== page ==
Dying Happy, It’s Time

“Haku… don’t go…”

Well, I’m sorry. I can’t help it if I’m going to die today. Most people who die really can’t help it.

It’s okay, though. It’s good to die. It’s much better than being alive forever, that’s what I think. Anyone who could manage to go on forever and still be kind, compassionate, considerate, and loving, while still appreciating their own life and the lives of others… that would be a sight to see. I’d really admire someone who could do that.

Well, I can’t, and it just happens that I have to die today, so that’s that.

What? You’re wondering how I know I’m going to die?

Hmm, well, it’s kind of hard to say. It’s a long story, so I’d better leave it. But it’s nothing bad, so don’t worry. It’s not like I’m getting executed or anything.

Besides, I’m happy. And isn’t that the most important thing? It’s really hard, but it’s important to live your life in such a way that you can die happy. The trick is, you never know when you’re going to die. You might die tomorrow. So you have to live well, today.

Because “life is short”…

Isn’t that right, Ryū?

After I die, you should go out and live your life. Go live and love and find your own happiness. Make your dreams come true. And every morning, take every opportunity you can get. “Regretting that you didn’t do something will haunt you forever.” Isn’t that right?

Well, it’s time for me to go. I’m getting sleepy…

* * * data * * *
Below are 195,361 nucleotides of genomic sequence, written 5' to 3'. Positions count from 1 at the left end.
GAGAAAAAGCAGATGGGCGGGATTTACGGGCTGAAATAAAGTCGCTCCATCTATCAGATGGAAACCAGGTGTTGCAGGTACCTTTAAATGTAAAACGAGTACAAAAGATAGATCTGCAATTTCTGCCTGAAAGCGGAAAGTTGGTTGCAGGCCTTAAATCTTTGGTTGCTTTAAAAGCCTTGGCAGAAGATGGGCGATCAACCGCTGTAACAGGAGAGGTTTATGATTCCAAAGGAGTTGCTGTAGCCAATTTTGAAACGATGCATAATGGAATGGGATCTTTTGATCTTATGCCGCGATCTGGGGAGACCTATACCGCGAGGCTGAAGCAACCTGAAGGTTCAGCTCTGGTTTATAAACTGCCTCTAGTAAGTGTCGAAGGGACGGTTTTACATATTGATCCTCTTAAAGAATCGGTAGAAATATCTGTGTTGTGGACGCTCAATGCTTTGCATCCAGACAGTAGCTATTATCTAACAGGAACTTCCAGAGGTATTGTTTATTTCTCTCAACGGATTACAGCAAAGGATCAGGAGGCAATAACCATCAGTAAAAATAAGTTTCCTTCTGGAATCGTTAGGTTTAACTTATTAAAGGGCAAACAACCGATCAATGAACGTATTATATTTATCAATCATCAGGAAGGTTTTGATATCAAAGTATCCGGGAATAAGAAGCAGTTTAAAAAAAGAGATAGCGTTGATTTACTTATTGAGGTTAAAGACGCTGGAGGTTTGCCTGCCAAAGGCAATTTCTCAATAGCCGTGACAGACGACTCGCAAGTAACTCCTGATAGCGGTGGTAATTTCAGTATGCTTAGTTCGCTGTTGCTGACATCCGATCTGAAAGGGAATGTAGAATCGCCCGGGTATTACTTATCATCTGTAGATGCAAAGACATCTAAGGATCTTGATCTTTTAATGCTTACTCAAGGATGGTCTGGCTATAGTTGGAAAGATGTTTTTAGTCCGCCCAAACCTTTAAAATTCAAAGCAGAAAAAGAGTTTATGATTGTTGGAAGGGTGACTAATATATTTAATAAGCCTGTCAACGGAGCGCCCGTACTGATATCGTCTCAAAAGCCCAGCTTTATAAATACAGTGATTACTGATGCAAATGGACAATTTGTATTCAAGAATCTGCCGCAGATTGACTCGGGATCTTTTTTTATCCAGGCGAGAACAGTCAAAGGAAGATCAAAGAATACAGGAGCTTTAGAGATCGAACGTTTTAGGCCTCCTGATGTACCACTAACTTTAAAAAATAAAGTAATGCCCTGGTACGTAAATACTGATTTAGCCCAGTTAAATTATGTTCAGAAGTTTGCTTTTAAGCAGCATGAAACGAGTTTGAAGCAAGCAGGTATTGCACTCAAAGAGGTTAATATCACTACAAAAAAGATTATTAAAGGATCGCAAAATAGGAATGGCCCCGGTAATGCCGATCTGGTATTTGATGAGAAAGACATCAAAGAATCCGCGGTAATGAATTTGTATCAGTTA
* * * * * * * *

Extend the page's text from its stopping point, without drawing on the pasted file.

Letters for the Living, Words for the Dead

I lay on the floor in the darkness, breathing quietly. Up above, the white ceiling of my bedroom stares back at me. It’s almost midnight, and I’m alone. Like always.

I close my eyes for a moment, listening to the silence of the night. Something is wrong, but I can’t tell what. Maybe it’s just in my head. I smile to myself, thinking, here we go again.

It might seem strange, but I really like turning off all the lights and just laying on the floor sometimes. I can see and hear pretty well at night, and I love how peaceful the world feels when most humans have gone to sleep. I know that it’s just an illusion, of course – people are still dying, people are still killing each other, the earth is still on fire. But at night it’s easier to pretend that things aren’t so bad.

It’s also easier to talk to the dead.

Sometimes when I’m on my back gazing up at the ceiling, old friends will visit me. They’ll say, what are you doing, Haku? And I’ll say, looking at the ceiling. Then they’ll go, oh, okay, and they’ll lie down next to me and look at the ceiling, too.

What’s that? You think it’s strange to look at your ceiling? Well, I don’t think it’s that strange. Have you ever actually looked at your ceiling? If you haven’t, who are you to tell me it’s a strange thing to do? Ceilings and roofs are so important, really. You should look at your ceiling more, and learn to appreciate it. For instance, when it’s raining, look up and say thank you for once. Don’t take these things for granted.

Hey, who are you, anyway? And why am I talking to you?

Oh… you must be another spirit, come to visit me. Well, thank you for visiting me. It gets lonely otherwise.

What’s that? You just died recently? I’m sorry to hear it. I hope you didn’t suffer too much. More than that, I hope you were ready to die. So many people these days just aren’t ready to die when their time comes… it’s sad. Don’t you think people should talk about death more often? Things like, when I die, I want you to take care of my children for me. Or, when I die, I want you to remember to be happy.

Did you think about these things, before you died? Did you think about your loved ones and what you were leaving behind for them?

I did.